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Johnson risking ‘confused’ message over virus response, says Stormont minister

Declan Kearney said he would be listening to local medical and scientific advice as well as World Health Organisation guidelines.

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Stormont minister Declan Kearney has accused Boris Johnson of risking “confused” messaging as he declared that Northern Ireland would follow its own course (Liam McBurney/PA).

Stormont minister Declan Kearney has accused Boris Johnson of risking “confused” messaging as he declared that Northern Ireland would follow its own course (Liam McBurney/PA).

Stormont minister Declan Kearney has accused Boris Johnson of risking “confused” messaging as he declared that Northern Ireland would follow its own course (Liam McBurney/PA).

A Stormont minister has accused Boris Johnson of risking “confused” messaging as he declared that Northern Ireland would follow its own course.

Declan Kearney said he would be listening to local medical and scientific advice as well as World Health Organisation (WHO) guidelines.

On Sunday the Prime Minister said he would allow people in England to spend more time outdoors from Wednesday.

He added that those who could not work from home should return to the workplace but avoid public transport.

Mr Kearney said: “We are in a critical situation, we are not out of the woods yet.

“There is a potential for confused acoustics arising from the message issued by Boris Johnson yesterday evening.”

Mr Kearney, a Sinn Fein junior minister at Stormont’s Executive Office, helped lead the daily news conference in Belfast on Monday.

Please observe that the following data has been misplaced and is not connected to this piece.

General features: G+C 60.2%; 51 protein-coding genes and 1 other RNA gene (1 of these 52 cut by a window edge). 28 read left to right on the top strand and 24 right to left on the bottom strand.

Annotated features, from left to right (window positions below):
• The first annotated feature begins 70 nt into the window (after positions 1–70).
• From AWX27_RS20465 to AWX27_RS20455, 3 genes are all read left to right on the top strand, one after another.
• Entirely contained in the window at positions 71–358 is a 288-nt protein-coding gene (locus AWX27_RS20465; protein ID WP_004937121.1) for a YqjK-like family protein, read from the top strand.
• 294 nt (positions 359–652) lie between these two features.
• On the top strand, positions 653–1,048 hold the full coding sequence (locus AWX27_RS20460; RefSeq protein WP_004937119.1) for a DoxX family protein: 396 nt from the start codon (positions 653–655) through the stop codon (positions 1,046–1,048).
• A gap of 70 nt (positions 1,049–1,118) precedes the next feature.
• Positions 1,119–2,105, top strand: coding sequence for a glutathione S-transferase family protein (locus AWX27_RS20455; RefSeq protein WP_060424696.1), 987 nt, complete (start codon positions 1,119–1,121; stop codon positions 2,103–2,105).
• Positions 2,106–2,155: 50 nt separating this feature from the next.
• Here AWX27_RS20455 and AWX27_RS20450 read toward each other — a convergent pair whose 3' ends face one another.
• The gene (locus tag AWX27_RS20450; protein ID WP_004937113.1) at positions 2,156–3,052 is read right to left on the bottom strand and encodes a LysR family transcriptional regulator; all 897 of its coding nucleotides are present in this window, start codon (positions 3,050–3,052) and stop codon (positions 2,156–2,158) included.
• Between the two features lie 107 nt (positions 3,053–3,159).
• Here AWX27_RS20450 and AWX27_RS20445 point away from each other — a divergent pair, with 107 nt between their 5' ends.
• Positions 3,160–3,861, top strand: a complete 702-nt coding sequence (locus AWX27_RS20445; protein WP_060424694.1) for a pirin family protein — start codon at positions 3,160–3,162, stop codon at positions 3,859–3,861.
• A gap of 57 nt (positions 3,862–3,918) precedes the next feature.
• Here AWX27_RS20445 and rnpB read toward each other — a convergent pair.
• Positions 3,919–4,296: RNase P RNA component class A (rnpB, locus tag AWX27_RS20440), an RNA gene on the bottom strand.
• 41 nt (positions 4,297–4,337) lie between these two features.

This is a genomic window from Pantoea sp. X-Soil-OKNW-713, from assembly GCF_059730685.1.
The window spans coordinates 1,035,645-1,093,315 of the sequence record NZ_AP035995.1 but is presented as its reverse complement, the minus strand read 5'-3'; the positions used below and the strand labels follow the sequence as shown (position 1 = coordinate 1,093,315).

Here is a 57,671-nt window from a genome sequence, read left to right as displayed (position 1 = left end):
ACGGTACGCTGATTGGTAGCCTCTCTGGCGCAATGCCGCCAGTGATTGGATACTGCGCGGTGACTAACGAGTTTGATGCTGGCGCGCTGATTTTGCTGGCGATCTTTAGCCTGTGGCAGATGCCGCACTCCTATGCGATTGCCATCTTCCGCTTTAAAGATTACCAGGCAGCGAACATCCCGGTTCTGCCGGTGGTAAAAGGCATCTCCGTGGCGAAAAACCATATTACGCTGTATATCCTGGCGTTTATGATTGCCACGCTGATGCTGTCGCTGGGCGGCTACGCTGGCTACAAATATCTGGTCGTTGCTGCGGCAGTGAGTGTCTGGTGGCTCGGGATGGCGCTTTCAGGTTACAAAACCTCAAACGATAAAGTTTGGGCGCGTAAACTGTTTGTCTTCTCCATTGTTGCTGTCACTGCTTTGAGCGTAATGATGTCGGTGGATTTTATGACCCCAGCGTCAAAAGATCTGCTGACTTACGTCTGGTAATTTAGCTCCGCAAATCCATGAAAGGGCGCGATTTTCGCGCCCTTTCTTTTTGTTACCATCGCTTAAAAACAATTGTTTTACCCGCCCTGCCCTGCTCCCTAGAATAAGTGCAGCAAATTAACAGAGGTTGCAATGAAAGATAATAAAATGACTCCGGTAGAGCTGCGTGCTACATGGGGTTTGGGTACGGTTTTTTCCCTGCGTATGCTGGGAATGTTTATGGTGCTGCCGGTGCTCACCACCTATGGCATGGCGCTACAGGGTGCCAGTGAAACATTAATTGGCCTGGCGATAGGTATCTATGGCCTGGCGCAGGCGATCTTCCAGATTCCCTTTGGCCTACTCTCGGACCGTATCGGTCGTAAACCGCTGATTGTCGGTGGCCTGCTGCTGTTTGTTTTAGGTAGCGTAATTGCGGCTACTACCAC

He added: “That is not the page that we are on, we are still at a point where we are dealing with Covid-19 – we are in the midst of that battle.

“It is essential that no-one gets mesmerised or distracted by what was said last night.”

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(PA Graphics)

(PA Graphics)

Press Association Images

(PA Graphics)

Northern Ireland is sticking to a public health message urging people to “stay home and save lives”.

DUP junior minister Gordon Lyons said it had always been the case that parts of the UK could take diverging approaches to tackling the pandemic.

He told a Stormont press conference there were different local regulations and there would always be nuanced differences between legislatures.

“That is one of the benefits of devolution, that each country can adapt their messaging and approach depending on their circumstances.

“We are committed to the right outcome for Northern Ireland.”

Mr Kearney said any decision to ease restrictions in Northern Ireland would be informed by medical and scientific advice, the ability of the health service to cope and an assessment of the health, societal and economic impact.

Reviews will continue every three weeks, he added.

PA